The virtual influencer or “vtuber” Orion Kasama left the metaverse for the first time and joined us at SlavConf Virtuality along with his creator Matteo Fanchin from Pigiama Kasama who showed us how the world of avatars is fusing with our world.
Matteo started his lecture by giving us a bit of insight on how and why they started their company:
“By using virtual reality, a year ago, together with my partner we started creating an entire story full of characters that are called Kasamas. Then we started sketching and creating a children’s book that describes the story of the Kasamas and the relationships between the characters. We created an entire brand around the Kasamas with 3D printed characters and their accessories. At the bottom of everything there is our dream of making a video game, so this brand is built around this idea. We already have the first prototype of the game.”
Having been contacted by clients asking them to create vtube influencers for them, they developed this idea of turning one of their characters – Orion Kasama into a vtuber.
“During the last year the vtubing in Twitch grew about 400%. So there is this boom of people streaming with the face of characters.”
Matteo explained that the technology necessary for vtubing used to be very expensive, ranging at 5000-6000 EUR for suit, engine, etc. But nowadays it is possible with much simpler equipment at a much more reasonable price. This is one of the goals they at Pigiama Kasama are looking to achieve:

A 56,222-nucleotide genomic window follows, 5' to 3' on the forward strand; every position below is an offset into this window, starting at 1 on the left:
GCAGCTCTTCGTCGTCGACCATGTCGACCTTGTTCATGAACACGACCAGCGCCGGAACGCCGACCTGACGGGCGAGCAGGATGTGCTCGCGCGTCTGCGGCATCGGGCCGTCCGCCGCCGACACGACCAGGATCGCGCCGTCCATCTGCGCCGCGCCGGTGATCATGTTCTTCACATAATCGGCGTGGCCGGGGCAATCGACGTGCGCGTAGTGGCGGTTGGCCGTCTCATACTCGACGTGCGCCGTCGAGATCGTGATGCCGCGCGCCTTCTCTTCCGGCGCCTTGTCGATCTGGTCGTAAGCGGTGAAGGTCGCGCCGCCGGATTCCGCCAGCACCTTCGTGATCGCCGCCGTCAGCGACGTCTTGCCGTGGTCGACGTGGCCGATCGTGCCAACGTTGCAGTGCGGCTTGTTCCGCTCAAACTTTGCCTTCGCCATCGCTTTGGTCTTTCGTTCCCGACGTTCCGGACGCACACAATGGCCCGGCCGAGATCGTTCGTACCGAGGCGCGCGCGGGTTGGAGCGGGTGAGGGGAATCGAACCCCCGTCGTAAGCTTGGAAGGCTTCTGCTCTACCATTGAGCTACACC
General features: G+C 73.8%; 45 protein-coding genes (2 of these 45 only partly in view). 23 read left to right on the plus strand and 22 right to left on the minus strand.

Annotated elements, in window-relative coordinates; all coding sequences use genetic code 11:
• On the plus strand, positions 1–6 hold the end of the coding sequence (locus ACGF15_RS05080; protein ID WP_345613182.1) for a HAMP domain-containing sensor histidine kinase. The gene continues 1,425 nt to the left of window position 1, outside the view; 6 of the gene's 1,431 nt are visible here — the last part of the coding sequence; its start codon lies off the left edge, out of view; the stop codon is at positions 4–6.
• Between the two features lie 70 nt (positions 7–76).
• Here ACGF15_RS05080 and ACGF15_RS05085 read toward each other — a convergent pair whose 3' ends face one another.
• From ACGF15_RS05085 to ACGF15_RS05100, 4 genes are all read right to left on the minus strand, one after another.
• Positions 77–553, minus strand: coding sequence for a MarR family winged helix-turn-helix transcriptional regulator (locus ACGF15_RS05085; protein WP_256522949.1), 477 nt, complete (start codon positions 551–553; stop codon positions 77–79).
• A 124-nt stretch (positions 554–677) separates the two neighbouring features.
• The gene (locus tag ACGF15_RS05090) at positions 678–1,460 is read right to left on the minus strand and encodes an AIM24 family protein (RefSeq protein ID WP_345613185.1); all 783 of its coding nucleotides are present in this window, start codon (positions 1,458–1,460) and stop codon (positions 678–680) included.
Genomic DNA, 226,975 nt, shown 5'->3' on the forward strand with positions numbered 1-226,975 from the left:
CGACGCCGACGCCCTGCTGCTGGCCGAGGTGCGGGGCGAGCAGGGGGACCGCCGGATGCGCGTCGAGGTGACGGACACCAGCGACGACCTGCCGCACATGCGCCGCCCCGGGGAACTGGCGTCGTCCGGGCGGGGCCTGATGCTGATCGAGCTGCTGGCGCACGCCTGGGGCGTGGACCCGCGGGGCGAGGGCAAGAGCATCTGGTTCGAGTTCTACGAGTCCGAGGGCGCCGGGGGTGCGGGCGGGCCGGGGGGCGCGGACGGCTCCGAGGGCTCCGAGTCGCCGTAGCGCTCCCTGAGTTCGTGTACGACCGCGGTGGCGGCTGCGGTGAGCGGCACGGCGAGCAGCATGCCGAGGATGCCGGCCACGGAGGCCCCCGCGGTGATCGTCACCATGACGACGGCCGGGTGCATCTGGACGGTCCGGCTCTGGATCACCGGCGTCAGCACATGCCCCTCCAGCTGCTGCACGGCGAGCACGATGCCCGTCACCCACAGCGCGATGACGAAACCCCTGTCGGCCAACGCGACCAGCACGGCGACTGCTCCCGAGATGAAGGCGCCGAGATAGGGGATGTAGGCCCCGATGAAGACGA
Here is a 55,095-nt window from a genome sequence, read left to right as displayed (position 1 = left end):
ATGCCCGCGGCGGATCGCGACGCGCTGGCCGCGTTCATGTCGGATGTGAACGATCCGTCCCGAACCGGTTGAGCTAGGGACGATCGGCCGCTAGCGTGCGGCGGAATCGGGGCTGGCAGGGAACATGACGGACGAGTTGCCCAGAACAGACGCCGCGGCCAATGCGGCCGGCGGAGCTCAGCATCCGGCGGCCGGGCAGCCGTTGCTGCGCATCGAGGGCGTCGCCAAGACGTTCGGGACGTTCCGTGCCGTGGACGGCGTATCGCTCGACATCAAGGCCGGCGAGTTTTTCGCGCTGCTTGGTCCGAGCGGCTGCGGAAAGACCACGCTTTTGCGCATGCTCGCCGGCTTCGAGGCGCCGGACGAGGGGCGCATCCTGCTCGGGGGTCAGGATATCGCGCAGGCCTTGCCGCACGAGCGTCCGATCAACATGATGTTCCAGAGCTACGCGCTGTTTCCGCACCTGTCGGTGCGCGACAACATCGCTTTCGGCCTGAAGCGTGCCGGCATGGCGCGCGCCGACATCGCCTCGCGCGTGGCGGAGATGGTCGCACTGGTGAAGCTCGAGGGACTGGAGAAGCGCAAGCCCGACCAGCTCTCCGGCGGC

“The technology is growing really fast. One of our goals is making the vtubing more accessible than it was before.”
However, according to Fanchin, the part that cannot still be simplified is the creation of the avatars. For example, the avatar of Orion Kasama, he was using for the conference, had 52 facial expressions, applied gravity to the tentacles, his hands could potentially also move, he could change his background, etc. Matteo explained that by coding 52 facial expressions, your avatar conveys all of your emotions in real time.
Matteo disclosed the steps of making an avatar, the technology needed for its creation and the challenges they are facing. But he also admits that vtubing is actually really fun:
“It’s nice to see people using it because they start this moment of roleplaying. They think: If I am a Kasama, how do they talk, what kind of catch-phrases do they use, etc. It is quite interesting also in the way of acting.”